08 April 2010

Are Used Copies the Biggest Competition for POD Reprints?

Last month Mike Shatzkin mused on the life of In Cold Type, by his father, Leonard Shatzkin—a high-level dissection of trade publishing issued in 1982. In particular, he noted Houghton Mifflin’s curious disclaimer (PDF) that, although the company found the ideas in the book interesting, it did not share or endorse them.

Shatzkin noted that after In Cold Type went out of print, his father quickly got it into a print-on-demand system. But that prompts a new observation:

While Dad’s book is in Lightning [Source], there’s hardly any reason for somebody to buy the POD version anymore. The combination of the ones we’ve sold over the past 10 or 12 years and the relentlessly-increasing efficiency of the online used book supply system means there are probably enough copies in circulation to require bulk demand — for, say, 25 or more copies — for it make sense to do anything but shop the net for used. This is happening book by book. It would mean that the valuable shelf life of many scans for POD purposes might be considerably shorter than forever and that some books probably sell their very last newly-printed copy every day.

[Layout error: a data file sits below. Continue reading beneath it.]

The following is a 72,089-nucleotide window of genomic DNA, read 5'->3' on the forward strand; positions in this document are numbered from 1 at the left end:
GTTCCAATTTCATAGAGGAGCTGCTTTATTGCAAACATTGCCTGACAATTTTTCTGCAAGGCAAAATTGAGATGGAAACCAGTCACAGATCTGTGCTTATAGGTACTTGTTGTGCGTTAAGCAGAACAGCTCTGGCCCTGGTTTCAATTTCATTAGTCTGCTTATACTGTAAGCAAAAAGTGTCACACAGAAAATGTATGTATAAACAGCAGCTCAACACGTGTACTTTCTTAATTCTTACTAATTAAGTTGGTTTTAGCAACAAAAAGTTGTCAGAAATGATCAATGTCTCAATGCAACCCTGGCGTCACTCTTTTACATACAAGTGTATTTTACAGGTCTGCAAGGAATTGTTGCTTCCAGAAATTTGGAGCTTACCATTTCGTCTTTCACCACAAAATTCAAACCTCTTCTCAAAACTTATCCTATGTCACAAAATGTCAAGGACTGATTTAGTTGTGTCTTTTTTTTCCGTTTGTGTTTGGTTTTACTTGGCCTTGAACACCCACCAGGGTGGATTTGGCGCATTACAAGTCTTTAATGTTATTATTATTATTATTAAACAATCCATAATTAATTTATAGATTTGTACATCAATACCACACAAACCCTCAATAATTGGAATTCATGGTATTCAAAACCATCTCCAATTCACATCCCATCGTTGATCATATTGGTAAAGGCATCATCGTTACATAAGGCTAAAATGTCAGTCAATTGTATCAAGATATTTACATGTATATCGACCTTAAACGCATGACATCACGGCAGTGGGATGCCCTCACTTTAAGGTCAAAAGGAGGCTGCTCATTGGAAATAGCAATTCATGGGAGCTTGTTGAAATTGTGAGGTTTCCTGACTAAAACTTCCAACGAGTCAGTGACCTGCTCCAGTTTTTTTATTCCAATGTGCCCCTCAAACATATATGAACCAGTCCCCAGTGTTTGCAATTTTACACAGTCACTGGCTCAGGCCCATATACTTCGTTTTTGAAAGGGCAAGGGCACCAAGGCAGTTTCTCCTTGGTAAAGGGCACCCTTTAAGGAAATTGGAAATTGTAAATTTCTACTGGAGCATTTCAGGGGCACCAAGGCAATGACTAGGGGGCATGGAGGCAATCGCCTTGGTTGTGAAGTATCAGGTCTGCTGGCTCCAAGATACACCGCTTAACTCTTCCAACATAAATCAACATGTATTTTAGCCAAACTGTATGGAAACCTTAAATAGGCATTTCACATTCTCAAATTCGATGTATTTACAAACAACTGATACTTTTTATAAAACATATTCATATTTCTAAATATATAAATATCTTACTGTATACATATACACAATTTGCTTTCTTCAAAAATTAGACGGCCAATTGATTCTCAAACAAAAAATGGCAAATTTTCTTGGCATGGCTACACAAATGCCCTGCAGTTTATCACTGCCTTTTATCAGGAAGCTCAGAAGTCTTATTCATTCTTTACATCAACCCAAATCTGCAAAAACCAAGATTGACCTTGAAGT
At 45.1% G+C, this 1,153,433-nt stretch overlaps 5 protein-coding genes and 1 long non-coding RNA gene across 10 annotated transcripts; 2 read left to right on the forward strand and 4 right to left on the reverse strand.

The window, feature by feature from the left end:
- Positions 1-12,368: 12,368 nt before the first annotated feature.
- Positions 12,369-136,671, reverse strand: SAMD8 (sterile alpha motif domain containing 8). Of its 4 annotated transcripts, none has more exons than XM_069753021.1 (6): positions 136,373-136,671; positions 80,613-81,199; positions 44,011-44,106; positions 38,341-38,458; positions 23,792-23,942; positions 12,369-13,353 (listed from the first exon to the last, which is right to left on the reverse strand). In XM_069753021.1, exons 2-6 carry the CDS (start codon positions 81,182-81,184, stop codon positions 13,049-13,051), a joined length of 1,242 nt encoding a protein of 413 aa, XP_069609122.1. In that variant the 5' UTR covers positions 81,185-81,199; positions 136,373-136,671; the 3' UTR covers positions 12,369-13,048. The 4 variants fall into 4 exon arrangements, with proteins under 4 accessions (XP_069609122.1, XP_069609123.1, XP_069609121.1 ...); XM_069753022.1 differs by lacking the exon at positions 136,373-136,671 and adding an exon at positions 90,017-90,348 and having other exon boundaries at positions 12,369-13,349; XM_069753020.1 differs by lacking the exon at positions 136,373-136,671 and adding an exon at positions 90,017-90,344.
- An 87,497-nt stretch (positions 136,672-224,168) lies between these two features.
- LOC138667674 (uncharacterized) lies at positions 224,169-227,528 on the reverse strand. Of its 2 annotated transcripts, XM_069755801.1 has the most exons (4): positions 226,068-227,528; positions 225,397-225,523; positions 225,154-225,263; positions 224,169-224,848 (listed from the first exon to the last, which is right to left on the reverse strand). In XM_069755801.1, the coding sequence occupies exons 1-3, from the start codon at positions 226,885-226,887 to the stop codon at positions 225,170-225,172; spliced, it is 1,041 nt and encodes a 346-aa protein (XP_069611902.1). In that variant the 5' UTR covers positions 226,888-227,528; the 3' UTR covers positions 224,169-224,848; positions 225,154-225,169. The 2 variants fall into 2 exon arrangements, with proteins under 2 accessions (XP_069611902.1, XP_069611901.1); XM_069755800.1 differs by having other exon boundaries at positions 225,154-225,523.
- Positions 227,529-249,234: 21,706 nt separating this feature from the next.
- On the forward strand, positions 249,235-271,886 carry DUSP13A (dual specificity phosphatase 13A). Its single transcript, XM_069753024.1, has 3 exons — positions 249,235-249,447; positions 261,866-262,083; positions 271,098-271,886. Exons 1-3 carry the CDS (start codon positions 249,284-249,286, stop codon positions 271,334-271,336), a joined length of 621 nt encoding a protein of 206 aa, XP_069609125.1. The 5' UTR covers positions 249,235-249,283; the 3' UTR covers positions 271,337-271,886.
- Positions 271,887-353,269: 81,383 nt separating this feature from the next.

Of course, the digital file used to create the print-on-demand In Cold Type might become the viable version now that so many people in the book’s small but dedicated target audience are using electronic readers.

By the by, I own a copy of In Cold Type in case anyone wants to make an offer.

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